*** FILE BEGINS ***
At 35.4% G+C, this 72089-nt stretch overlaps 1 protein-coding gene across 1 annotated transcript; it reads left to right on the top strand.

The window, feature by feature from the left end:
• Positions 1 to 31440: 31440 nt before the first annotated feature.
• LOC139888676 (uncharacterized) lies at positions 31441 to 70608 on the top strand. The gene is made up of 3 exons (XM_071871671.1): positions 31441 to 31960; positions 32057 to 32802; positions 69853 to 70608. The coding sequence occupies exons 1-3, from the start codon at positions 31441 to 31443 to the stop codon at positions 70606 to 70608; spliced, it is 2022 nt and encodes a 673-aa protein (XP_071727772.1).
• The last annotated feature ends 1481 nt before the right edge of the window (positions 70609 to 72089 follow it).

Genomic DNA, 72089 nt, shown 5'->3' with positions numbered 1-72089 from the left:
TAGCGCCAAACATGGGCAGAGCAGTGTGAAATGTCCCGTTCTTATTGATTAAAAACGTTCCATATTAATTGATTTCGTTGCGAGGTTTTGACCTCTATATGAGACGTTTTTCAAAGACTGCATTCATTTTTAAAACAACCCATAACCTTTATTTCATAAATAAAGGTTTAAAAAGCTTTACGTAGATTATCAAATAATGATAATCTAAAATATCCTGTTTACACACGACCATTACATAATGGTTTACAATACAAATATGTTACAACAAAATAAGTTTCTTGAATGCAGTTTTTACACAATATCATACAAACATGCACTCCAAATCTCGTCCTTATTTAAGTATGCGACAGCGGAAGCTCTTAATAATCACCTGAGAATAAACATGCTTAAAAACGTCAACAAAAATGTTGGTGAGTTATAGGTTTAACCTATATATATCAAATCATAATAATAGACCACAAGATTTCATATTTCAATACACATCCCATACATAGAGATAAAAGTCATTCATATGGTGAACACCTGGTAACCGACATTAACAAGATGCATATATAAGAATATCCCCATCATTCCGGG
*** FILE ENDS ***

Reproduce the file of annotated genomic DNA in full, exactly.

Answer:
At 35.4% G+C, this 72089-nt stretch overlaps 1 protein-coding gene across 1 annotated transcript; it reads left to right on the top strand.

The window, feature by feature from the left end:
• Positions 1 to 31440: 31440 nt before the first annotated feature.
• LOC139888676 (uncharacterized) lies at positions 31441 to 70608 on the top strand. The gene is made up of 3 exons (XM_071871671.1): positions 31441 to 31960; positions 32057 to 32802; positions 69853 to 70608. The coding sequence occupies exons 1-3, from the start codon at positions 31441 to 31443 to the stop codon at positions 70606 to 70608; spliced, it is 2022 nt and encodes a 673-aa protein (XP_071727772.1).
• The last annotated feature ends 1481 nt before the right edge of the window (positions 70609 to 72089 follow it).

Genomic DNA, 72089 nt, shown 5'->3' with positions numbered 1-72089 from the left:
TAGCGCCAAACATGGGCAGAGCAGTGTGAAATGTCCCGTTCTTATTGATTAAAAACGTTCCATATTAATTGATTTCGTTGCGAGGTTTTGACCTCTATATGAGACGTTTTTCAAAGACTGCATTCATTTTTAAAACAACCCATAACCTTTATTTCATAAATAAAGGTTTAAAAAGCTTTACGTAGATTATCAAATAATGATAATCTAAAATATCCTGTTTACACACGACCATTACATAATGGTTTACAATACAAATATGTTACAACAAAATAAGTTTCTTGAATGCAGTTTTTACACAATATCATACAAACATGCACTCCAAATCTCGTCCTTATTTAAGTATGCGACAGCGGAAGCTCTTAATAATCACCTGAGAATAAACATGCTTAAAAACGTCAACAAAAATGTTGGTGAGTTATAGGTTTAACCTATATATATCAAATCATAATAATAGACCACAAGATTTCATATTTCAATACACATCCCATACATAGAGATAAAAGTCATTCATATGGTGAACACCTGGTAACCGACATTAACAAGATGCATATATAAGAATATCCCCATCATTCCGGG